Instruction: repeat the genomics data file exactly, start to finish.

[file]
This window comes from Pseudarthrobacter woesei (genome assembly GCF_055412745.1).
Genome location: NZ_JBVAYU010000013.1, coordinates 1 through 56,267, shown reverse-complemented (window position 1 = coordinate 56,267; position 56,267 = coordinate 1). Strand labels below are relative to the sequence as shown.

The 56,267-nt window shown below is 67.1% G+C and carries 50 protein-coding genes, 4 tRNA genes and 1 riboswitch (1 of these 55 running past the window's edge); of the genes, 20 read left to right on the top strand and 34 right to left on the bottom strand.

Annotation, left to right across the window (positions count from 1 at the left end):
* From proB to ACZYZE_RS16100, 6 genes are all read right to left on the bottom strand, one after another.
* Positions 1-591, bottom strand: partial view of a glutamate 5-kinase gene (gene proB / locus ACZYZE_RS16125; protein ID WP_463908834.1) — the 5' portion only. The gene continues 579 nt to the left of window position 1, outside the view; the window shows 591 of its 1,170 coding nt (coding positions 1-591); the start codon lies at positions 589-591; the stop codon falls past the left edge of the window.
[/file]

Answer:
This window comes from Pseudarthrobacter woesei (genome assembly GCF_055412745.1).
Genome location: NZ_JBVAYU010000013.1, coordinates 1 through 56,267, shown reverse-complemented (window position 1 = coordinate 56,267; position 56,267 = coordinate 1). Strand labels below are relative to the sequence as shown.

The 56,267-nt window shown below is 67.1% G+C and carries 50 protein-coding genes, 4 tRNA genes and 1 riboswitch (1 of these 55 running past the window's edge); of the genes, 20 read left to right on the top strand and 34 right to left on the bottom strand.

Annotation, left to right across the window (positions count from 1 at the left end):
* From proB to ACZYZE_RS16100, 6 genes are all read right to left on the bottom strand, one after another.
* Positions 1-591, bottom strand: partial view of a glutamate 5-kinase gene (gene proB / locus ACZYZE_RS16125; protein ID WP_463908834.1) — the 5' portion only. The gene continues 579 nt to the left of window position 1, outside the view; the window shows 591 of its 1,170 coding nt (coding positions 1-591); the start codon lies at positions 589-591; the stop codon falls past the left edge of the window.